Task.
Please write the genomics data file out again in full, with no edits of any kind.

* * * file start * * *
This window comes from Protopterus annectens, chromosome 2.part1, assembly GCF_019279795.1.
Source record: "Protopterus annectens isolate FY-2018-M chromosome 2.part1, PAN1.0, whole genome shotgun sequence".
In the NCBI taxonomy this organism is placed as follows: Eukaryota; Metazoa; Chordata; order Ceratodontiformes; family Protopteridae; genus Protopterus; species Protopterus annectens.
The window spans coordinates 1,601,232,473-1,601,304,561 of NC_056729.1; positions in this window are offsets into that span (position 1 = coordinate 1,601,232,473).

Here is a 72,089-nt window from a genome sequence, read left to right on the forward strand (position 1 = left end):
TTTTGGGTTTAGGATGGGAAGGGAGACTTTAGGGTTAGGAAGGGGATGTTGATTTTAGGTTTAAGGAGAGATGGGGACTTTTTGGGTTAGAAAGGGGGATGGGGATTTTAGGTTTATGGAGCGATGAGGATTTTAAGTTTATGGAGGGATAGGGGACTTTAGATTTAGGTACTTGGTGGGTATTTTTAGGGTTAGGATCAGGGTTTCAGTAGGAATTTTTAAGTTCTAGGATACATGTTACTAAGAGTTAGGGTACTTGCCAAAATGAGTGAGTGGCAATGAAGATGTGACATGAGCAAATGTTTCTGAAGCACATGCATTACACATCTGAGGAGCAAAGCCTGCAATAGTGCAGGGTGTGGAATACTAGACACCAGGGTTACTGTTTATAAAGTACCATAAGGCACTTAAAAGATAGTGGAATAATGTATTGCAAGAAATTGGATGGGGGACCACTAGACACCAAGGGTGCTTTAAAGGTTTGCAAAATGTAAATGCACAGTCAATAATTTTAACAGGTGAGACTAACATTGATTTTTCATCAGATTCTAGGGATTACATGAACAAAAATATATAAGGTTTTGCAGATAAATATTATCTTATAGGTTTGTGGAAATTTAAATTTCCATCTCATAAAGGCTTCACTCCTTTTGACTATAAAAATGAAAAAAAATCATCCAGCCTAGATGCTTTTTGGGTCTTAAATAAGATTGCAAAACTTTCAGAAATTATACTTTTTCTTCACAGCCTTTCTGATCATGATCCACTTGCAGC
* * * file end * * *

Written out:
This window comes from Protopterus annectens, chromosome 2.part1, assembly GCF_019279795.1.
Source record: "Protopterus annectens isolate FY-2018-M chromosome 2.part1, PAN1.0, whole genome shotgun sequence".
In the NCBI taxonomy this organism is placed as follows: Eukaryota; Metazoa; Chordata; order Ceratodontiformes; family Protopteridae; genus Protopterus; species Protopterus annectens.
The window spans coordinates 1,601,232,473-1,601,304,561 of NC_056729.1; positions in this window are offsets into that span (position 1 = coordinate 1,601,232,473).

Here is a 72,089-nt window from a genome sequence, read left to right on the forward strand (position 1 = left end):
TTTTGGGTTTAGGATGGGAAGGGAGACTTTAGGGTTAGGAAGGGGATGTTGATTTTAGGTTTAAGGAGAGATGGGGACTTTTTGGGTTAGAAAGGGGGATGGGGATTTTAGGTTTATGGAGCGATGAGGATTTTAAGTTTATGGAGGGATAGGGGACTTTAGATTTAGGTACTTGGTGGGTATTTTTAGGGTTAGGATCAGGGTTTCAGTAGGAATTTTTAAGTTCTAGGATACATGTTACTAAGAGTTAGGGTACTTGCCAAAATGAGTGAGTGGCAATGAAGATGTGACATGAGCAAATGTTTCTGAAGCACATGCATTACACATCTGAGGAGCAAAGCCTGCAATAGTGCAGGGTGTGGAATACTAGACACCAGGGTTACTGTTTATAAAGTACCATAAGGCACTTAAAAGATAGTGGAATAATGTATTGCAAGAAATTGGATGGGGGACCACTAGACACCAAGGGTGCTTTAAAGGTTTGCAAAATGTAAATGCACAGTCAATAATTTTAACAGGTGAGACTAACATTGATTTTTCATCAGATTCTAGGGATTACATGAACAAAAATATATAAGGTTTTGCAGATAAATATTATCTTATAGGTTTGTGGAAATTTAAATTTCCATCTCATAAAGGCTTCACTCCTTTTGACTATAAAAATGAAAAAAAATCATCCAGCCTAGATGCTTTTTGGGTCTTAAATAAGATTGCAAAACTTTCAGAAATTATACTTTTTCTTCACAGCCTTTCTGATCATGATCCACTTGCAGC